Politics of the United States
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In the political organization of the United States, the United States is a federal republic in which the president, Congress and federal courts share powers reserved to the national government, according to its Constitution.
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- The object of this new American industrial empire, so far as that object was conscious and normative, was not national well-being, but the individual gain of the associated and corporate monarchs through the power of vast profit on enormous capital investment; through the efficiency of an industrial machine that bought the highest managerial and engineering talent and used the latest and most effective methods and machines in a field of unequaled raw material and endless market demand. That this machine might use the profit for the general weal was possible and in cases true. But the uplift and well-being of the mass of men, of the cohorts of common labor, was not its ideal or excuse. Profit, income, uncontrolled power in My Business for My Property and for Me—this was the aim and method of the new monarchial dictatorship that displaced democracy in the United States in 1876.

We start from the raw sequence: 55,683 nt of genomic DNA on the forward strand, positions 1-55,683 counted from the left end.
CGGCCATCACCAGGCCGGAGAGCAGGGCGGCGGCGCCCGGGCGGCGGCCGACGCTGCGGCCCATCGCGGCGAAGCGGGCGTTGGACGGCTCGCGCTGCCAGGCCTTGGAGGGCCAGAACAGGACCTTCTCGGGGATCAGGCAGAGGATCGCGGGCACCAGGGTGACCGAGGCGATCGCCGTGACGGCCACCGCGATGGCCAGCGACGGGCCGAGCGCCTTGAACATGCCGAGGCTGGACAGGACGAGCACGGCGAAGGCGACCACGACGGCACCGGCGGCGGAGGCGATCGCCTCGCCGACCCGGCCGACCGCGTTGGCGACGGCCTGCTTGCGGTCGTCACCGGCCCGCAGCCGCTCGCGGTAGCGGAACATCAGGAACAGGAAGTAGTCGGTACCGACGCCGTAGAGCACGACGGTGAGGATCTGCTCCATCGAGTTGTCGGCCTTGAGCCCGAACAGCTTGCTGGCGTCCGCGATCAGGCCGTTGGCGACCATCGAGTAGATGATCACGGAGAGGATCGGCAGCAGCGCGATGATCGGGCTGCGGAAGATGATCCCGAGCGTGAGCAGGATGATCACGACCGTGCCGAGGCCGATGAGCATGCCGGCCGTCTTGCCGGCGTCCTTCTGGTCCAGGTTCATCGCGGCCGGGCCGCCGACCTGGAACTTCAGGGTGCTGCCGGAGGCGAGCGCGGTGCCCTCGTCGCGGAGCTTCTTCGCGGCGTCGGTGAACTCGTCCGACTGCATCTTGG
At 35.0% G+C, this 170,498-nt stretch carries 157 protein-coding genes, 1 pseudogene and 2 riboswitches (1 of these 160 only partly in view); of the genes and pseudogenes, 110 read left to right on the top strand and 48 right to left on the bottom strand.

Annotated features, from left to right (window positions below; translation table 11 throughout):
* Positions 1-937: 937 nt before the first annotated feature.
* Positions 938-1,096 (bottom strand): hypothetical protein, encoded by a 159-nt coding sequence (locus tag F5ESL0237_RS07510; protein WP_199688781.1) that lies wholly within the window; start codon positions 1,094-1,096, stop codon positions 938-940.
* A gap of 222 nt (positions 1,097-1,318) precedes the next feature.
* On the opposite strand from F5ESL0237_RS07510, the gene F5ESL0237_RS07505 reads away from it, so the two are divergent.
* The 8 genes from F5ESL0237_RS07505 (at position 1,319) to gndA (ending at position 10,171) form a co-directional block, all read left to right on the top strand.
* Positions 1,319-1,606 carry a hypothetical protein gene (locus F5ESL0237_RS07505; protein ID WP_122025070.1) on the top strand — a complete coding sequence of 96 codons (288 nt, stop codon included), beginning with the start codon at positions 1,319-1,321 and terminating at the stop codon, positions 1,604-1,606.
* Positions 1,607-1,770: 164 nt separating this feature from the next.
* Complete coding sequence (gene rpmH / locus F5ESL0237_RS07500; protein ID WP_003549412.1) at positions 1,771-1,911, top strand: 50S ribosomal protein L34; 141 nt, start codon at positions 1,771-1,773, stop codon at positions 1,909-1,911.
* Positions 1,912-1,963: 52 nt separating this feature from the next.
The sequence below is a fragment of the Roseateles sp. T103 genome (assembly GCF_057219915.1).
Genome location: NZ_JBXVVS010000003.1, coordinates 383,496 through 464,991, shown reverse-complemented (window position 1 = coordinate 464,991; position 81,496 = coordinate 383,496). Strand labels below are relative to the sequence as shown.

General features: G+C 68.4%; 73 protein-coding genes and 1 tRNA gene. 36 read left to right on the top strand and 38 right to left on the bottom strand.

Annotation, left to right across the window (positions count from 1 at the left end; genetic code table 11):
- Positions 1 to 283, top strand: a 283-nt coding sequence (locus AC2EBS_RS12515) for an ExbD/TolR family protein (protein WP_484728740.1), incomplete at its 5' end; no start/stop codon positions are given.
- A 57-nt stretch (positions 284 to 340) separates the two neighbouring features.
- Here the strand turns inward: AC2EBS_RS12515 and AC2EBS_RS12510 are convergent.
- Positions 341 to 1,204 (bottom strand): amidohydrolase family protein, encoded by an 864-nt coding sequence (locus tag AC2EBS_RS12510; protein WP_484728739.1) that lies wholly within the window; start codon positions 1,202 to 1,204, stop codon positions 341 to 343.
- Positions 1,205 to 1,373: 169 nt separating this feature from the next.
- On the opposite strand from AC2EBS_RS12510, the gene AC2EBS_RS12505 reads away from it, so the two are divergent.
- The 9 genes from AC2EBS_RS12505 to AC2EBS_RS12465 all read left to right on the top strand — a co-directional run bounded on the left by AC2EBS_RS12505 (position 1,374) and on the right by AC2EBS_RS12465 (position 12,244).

- W. E. B. Du Bois, Black Reconstruction in America, 1860-1880 (1935), p. 586
- The preponderant weight of economic power in the Constitutional Convention, while conceding the outward forms of political democracy, went on at once to curb the exercise of the very power it had just granted; it crippled the force of democratic power at the source by parceling up this power by a marvelously dexterous system of barriers to its expression. Thus political equality under the ballot was granted on the unstated but factually double-locked assumption that the people must refrain from seeking the extension of that equality to the economic sphere. In short, the attempted harmonious marriage of democracy to capitalism doomed genuinely popular control from the start.
- Robert Staughton Lynd, Foreword to Business as a System of Power (1943), p. vii